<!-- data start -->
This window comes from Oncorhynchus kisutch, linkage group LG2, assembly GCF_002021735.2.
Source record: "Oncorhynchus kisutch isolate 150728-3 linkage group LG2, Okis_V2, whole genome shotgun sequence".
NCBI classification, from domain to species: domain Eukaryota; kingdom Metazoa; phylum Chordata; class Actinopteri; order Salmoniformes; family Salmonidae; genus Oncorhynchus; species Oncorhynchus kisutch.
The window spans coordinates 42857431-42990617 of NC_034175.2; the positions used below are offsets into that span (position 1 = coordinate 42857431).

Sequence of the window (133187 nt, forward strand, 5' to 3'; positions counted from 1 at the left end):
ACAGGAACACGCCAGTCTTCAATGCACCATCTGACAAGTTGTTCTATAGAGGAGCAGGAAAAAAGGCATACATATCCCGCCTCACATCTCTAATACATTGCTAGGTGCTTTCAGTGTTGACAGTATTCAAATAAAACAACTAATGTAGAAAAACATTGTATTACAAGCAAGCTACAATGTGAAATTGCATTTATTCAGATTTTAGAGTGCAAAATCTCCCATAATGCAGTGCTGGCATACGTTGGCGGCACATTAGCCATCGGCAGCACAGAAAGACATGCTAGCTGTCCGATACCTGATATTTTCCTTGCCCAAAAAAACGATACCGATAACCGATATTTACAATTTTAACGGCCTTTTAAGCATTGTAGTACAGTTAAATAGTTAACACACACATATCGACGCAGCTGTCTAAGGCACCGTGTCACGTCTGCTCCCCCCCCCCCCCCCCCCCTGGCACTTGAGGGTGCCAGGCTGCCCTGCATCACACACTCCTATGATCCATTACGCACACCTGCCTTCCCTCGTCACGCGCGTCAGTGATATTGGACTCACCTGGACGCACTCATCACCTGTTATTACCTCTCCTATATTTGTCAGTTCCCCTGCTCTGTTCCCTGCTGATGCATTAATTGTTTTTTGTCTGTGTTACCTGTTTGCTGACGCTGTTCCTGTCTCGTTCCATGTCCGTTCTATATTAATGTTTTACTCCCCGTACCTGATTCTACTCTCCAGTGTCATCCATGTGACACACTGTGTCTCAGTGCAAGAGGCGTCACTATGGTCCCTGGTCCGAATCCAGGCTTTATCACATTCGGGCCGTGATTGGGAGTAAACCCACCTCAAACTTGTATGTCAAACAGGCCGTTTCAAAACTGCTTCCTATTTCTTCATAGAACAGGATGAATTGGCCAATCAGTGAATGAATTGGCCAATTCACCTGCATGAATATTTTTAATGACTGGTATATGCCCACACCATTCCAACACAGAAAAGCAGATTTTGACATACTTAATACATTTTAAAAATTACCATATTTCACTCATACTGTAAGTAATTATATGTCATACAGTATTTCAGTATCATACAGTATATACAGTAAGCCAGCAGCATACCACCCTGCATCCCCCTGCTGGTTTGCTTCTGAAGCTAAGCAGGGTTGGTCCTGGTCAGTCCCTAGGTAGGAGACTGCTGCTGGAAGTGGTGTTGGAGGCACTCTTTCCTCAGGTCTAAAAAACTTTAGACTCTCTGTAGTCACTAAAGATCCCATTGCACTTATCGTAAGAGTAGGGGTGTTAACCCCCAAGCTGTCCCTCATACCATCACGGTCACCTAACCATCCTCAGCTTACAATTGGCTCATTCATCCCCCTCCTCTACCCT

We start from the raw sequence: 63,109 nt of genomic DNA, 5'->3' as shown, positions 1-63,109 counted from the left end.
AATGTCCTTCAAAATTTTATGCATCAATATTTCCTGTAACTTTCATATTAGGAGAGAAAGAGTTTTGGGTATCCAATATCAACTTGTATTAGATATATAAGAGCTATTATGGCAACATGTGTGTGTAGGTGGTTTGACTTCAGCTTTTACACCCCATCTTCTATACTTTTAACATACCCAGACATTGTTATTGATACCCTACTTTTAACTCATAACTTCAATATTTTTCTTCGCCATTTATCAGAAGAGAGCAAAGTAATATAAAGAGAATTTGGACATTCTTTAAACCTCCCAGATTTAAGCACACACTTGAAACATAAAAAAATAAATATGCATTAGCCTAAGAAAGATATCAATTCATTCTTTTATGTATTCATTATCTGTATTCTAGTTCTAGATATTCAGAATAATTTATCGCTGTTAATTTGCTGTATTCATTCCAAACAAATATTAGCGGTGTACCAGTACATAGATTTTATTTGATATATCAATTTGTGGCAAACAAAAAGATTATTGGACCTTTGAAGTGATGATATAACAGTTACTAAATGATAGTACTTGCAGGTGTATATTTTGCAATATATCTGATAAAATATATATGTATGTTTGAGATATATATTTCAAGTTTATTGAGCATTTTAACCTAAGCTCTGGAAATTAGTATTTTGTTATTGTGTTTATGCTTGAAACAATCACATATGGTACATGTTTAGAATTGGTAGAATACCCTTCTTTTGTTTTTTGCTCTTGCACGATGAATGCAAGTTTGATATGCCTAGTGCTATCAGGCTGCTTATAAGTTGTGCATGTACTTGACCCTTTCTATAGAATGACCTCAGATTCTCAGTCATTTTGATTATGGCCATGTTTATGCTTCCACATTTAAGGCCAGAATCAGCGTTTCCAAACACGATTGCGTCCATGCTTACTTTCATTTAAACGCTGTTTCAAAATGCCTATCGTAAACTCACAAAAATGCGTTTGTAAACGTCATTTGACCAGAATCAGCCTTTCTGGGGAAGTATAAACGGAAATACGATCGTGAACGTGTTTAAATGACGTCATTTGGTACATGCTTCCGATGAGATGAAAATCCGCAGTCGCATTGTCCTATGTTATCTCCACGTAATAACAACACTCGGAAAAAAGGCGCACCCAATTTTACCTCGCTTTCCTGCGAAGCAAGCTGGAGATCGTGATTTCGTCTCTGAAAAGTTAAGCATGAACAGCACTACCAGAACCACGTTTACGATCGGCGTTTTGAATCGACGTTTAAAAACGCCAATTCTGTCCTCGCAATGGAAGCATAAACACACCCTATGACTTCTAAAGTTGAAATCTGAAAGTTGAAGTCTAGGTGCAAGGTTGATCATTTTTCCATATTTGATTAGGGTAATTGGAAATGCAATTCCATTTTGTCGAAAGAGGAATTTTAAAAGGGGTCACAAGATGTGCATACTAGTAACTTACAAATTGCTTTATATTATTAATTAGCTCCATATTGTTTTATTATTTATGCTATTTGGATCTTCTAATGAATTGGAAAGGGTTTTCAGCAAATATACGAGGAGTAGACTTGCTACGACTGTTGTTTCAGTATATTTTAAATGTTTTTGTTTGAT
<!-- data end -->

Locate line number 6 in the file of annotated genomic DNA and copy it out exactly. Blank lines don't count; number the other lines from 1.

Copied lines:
ACAGGAACACGCCAGTCTTCAATGCACCATCTGACAAGTTGTTCTATAGAGGAGCAGGAAAAAAGGCATACATATCCCGCCTCACATCTCTAATACATTGCTAGGTGCTTTCAGTGTTGACAGTATTCAAATAAAACAACTAATGTAGAAAAACATTGTATTACAAGCAAGCTACAATGTGAAATTGCATTTATTCAGATTTTAGAGTGCAAAATCTCCCATAATGCAGTGCTGGCATACGTTGGCGGCACATTAGCCATCGGCAGCACAGAAAGACATGCTAGCTGTCCGATACCTGATATTTTCCTTGCCCAAAAAAACGATACCGATAACCGATATTTACAATTTTAACGGCCTTTTAAGCATTGTAGTACAGTTAAATAGTTAACACACACATATCGACGCAGCTGTCTAAGGCACCGTGTCACGTCTGCTCCCCCCCCCCCCCCCCCCCTGGCACTTGAGGGTGCCAGGCTGCCCTGCATCACACACTCCTATGATCCATTACGCACACCTGCCTTCCCTCGTCACGCGCGTCAGTGATATTGGACTCACCTGGACGCACTCATCACCTGTTATTACCTCTCCTATATTTGTCAGTTCCCCTGCTCTGTTCCCTGCTGATGCATTAATTGTTTTTTGTCTGTGTTACCTGTTTGCTGACGCTGTTCCTGTCTCGTTCCATGTCCGTTCTATATTAATGTTTTACTCCCCGTACCTGATTCTACTCTCCAGTGTCATCCATGTGACACACTGTGTCTCAGTGCAAGAGGCGTCACTATGGTCCCTGGTCCGAATCCAGGCTTTATCACATTCGGGCCGTGATTGGGAGTAAACCCACCTCAAACTTGTATGTCAAACAGGCCGTTTCAAAACTGCTTCCTATTTCTTCATAGAACAGGATGAATTGGCCAATCAGTGAATGAATTGGCCAATTCACCTGCATGAATATTTTTAATGACTGGTATATGCCCACACCATTCCAACACAGAAAAGCAGATTTTGACATACTTAATACATTTTAAAAATTACCATATTTCACTCATACTGTAAGTAATTATATGTCATACAGTATTTCAGTATCATACAGTATATACAGTAAGCCAGCAGCATACCACCCTGCATCCCCCTGCTGGTTTGCTTCTGAAGCTAAGCAGGGTTGGTCCTGGTCAGTCCCTAGGTAGGAGACTGCTGCTGGAAGTGGTGTTGGAGGCACTCTTTCCTCAGGTCTAAAAAACTTTAGACTCTCTGTAGTCACTAAAGATCCCATTGCACTTATCGTAAGAGTAGGGGTGTTAACCCCCAAGCTGTCCCTCATACCATCACGGTCACCTAACCATCCTCAGCTTACAATTGGCTCATTCATCCCCCTCCTCTACCCT